There is a high demand for a tumor specific imaging, staging and therapy monitoring by PET. Currently, FDG (2-[F-18]fluoro-2-deoxyglucose) is the commonly used agent for tumor detection and staging. However, this method cannot differentiate between tumor and inflammatory lesions. In addition, FDG does not accumulate in tumors with low glycolytic activities, such as prostate cancer. It is not optimal for specific detection of brain tumors and metastases due to a high background signal resulting from healthy brain metabolism. The amino acids L-glutamine and L-glutamate as well as their corresponding transporters play a key role in the adapted intermediary metabolism of tumors. We synthesized and evaluated a new PET imaging agent BAY 94-9392, a derivative of L-glutamate. This agent was successfully used for tumor detection with high sensitivity and specificity as demonstrated in various preclinical models.

Methods: The radiosynthesis of (4S)-4-(3-[F-18]fluoropropyl)-L-glutamate (BAY 94-9392) was established on a commercial synthesis module. BAY 94-9392 was investigated in a variety of tumor cell lines as well as tumor models for uptake, biodistribution, mode of action, and its potential to differentiate between tumor versus inflammation.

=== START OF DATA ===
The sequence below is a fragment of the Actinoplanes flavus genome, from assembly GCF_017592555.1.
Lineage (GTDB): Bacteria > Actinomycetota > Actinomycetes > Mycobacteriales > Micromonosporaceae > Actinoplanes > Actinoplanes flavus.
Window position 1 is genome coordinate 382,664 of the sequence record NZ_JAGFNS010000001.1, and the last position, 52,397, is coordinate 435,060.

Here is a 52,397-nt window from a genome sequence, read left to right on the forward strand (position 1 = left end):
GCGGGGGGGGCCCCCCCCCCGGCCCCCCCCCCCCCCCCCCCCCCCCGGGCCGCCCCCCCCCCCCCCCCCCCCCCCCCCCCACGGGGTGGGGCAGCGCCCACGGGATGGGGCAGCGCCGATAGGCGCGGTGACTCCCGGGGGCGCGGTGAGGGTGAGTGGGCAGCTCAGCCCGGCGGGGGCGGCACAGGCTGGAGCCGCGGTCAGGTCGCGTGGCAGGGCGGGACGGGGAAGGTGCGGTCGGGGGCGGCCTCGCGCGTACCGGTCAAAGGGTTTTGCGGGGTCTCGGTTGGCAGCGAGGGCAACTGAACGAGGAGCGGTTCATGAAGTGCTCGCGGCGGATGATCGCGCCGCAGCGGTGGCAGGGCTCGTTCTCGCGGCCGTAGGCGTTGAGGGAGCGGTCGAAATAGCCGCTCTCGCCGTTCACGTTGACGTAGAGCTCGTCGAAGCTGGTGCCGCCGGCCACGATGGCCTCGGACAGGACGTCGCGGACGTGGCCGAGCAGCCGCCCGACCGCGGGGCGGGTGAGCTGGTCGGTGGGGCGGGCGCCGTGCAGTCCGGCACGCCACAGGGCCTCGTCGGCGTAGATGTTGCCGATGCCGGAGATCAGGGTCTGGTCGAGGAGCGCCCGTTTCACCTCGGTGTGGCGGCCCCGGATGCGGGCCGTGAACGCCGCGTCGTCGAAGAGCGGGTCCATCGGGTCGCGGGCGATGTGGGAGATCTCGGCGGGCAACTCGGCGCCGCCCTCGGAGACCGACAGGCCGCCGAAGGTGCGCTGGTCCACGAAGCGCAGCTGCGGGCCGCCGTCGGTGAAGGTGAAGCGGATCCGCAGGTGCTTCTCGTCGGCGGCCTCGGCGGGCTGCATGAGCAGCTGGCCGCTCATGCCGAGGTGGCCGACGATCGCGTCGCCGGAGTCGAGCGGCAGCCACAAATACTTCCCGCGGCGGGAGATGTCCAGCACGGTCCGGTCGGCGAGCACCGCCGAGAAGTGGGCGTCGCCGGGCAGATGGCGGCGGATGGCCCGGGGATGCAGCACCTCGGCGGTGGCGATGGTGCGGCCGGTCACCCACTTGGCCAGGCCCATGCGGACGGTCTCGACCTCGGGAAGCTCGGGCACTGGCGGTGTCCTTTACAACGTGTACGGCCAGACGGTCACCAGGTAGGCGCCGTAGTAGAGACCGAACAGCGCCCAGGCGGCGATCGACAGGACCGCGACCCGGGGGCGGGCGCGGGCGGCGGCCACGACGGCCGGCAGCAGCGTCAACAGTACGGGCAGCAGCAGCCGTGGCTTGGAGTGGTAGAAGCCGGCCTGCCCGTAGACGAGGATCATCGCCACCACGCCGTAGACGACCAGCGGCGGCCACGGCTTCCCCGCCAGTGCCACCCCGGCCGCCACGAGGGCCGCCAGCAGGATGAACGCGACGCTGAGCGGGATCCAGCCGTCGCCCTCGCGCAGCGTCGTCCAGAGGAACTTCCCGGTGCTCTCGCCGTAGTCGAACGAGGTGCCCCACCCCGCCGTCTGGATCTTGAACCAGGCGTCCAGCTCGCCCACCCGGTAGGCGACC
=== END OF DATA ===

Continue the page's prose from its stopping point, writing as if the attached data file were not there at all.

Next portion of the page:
Results: BAY 94-9392 is specifically transported by the cystine/glutamate exchanger (xCT, SLC7A11) and it is not metabolized. Compared to FDG, the agent displayed a high accumulation rate in a panel of tumor cells. PET imaging with excellent tumor visualization and high tumor to background ratios was achieved in a variety of preclinical tumor models. BAY 94-9392 did not accumulate in inflammatory lesions, whereas FDG shows a strong uptake in this turpentine oil induced and histopathologically confirmed rat model.

Conclusions: BAY 94-9392 is a new, promising tumor specific PET tracer. Both preclinical and clinical studies are in progress for further characterization.

Citation Format: {Authors}. {Abstract title} [abstract]. In: Proceedings of the 102nd Annual Meeting of the American Association for Cancer Research; 2011 Apr 2-6; Orlando, FL. Philadelphia (PA): AACR; Cancer Res 2011;71(8 Suppl):Abstract nr 2800. doi:10.1158/1538-7445.AM2011-2800